The Belgian comedy, "L'Iceberg," is such a head-scratching little oddity that it is virtually impossible to describe it for anyone who hasn`t already seen it. It's a highly stylized tale of a young restaurant manager who decides to break away from her stultifying and humdrum existence after she inadvertently locks herself in a freezer overnight - only to discover, once she gets out, that her husband and their two carbon-copy young children have failed to notice her absence. Realizing her utter insignificance to those around her, Fiona strikes out on her own, abandoning her job and staying away from home for long stretches of time - eventually setting out to sea with a mysterious deaf/mute sailor she meets along the way.
Utilizing concepts straight out of the Theater of the Absurd, "L'Iceberg" pokes fun at the sterility of modern life, as Fiona finally breaks free of the bonds of domesticity and goes on a quest for love and adventure. Directors Dominique Abel and Fiona Gordon (who play the husband and wife in the film) have composed their film almost entirely of straight-on block shots, perfect for emphasizing the surreal spareness of the drama and setting. The lanky, bug-eyed Gordon, who looks for all the world like a cross between Frances McDormand and a stringy-haired Olive Oyl, plays Fiona with a mouth-breathing, deadpanned seriousness that enhances our empathy for the character and heightens the satirical nature of the piece.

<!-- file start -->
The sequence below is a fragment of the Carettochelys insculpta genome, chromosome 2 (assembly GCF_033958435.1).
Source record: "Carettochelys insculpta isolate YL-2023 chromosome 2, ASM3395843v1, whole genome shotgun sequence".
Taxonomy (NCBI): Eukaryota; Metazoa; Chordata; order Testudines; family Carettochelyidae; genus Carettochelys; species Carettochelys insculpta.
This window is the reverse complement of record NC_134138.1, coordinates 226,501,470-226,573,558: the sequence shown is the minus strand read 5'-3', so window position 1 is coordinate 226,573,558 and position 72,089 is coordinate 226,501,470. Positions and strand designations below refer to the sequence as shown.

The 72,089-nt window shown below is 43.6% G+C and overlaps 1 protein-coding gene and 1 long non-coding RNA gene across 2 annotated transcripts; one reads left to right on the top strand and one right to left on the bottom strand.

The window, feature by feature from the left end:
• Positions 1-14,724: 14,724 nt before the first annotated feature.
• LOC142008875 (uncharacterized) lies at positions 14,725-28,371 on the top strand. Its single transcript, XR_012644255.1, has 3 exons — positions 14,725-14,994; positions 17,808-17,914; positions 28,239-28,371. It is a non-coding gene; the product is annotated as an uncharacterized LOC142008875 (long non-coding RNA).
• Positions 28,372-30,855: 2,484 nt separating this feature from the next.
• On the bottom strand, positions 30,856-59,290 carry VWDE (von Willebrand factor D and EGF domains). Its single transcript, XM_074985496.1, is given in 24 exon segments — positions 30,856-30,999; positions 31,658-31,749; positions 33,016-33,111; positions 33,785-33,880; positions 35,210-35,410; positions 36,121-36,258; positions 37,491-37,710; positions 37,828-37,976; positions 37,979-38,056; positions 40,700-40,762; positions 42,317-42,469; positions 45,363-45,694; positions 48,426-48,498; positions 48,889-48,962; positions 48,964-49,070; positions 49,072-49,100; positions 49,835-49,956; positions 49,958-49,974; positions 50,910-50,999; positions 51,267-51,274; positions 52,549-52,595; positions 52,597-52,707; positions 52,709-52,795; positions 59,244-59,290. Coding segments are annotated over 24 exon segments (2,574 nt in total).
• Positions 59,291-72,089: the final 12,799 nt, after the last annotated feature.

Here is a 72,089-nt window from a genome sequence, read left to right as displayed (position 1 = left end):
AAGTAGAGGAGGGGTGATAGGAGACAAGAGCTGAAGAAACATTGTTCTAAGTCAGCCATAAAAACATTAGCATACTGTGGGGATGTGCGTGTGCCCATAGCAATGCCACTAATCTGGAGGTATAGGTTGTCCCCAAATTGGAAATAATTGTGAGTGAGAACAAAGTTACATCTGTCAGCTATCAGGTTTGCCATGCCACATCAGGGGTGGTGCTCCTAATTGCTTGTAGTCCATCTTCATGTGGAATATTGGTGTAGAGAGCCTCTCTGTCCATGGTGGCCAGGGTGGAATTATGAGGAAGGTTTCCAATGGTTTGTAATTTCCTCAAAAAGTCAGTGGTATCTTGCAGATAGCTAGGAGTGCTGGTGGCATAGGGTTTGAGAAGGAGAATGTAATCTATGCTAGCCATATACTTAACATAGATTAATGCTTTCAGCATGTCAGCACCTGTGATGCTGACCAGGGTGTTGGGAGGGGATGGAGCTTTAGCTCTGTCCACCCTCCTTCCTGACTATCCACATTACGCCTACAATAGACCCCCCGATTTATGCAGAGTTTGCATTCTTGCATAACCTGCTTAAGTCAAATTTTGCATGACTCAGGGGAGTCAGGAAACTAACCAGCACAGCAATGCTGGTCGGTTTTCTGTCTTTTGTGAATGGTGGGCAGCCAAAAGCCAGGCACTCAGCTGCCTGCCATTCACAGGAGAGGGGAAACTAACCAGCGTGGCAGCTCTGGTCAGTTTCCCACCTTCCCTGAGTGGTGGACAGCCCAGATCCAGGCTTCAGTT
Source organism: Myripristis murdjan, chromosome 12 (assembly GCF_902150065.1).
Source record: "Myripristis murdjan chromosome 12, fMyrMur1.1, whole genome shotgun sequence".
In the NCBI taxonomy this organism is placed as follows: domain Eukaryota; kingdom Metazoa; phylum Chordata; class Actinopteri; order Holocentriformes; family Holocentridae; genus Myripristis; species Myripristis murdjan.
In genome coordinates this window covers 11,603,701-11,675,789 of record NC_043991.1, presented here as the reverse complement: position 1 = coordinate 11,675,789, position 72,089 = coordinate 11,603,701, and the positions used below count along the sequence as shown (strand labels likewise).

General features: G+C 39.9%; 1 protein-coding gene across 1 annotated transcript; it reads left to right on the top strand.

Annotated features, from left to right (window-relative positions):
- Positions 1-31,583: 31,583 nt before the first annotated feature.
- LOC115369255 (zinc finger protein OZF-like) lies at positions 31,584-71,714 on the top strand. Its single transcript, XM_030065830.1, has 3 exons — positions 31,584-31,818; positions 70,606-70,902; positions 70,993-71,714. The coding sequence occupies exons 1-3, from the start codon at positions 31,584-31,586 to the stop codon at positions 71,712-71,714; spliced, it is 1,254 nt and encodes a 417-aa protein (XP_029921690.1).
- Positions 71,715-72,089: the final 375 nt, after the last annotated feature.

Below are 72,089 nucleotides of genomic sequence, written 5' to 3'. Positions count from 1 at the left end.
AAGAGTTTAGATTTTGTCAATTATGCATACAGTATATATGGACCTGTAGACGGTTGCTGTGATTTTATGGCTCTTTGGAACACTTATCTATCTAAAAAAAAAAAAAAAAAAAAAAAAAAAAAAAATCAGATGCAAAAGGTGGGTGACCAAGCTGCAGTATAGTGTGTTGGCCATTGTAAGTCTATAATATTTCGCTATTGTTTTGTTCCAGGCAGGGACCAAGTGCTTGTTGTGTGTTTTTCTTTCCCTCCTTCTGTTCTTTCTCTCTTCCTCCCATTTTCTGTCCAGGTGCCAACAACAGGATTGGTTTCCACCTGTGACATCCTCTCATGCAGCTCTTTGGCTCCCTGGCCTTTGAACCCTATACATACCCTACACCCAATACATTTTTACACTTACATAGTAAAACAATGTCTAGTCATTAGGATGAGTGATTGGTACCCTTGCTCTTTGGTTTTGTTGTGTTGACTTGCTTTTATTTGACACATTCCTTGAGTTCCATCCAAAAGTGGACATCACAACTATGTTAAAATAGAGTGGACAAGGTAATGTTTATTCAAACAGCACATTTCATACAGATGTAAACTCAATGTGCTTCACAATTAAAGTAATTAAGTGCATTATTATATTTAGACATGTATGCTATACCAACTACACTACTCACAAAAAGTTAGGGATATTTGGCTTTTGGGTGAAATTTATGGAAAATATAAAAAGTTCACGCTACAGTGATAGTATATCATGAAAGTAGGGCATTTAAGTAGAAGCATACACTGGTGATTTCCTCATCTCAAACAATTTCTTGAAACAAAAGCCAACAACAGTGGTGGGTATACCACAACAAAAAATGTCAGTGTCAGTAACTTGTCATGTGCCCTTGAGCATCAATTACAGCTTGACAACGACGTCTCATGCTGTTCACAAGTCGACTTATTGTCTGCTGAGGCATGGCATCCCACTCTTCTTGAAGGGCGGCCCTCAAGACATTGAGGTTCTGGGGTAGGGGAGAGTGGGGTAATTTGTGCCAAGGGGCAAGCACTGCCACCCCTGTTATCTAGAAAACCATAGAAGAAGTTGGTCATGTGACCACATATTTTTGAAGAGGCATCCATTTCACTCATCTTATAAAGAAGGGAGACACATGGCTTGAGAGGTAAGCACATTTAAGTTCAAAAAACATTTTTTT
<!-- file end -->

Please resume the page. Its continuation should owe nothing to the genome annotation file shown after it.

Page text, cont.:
Original in concept and bold in execution, "L'Iceberg" is irrepressibly imaginative and visually inventive in its cockeyed portrayal of the world around us.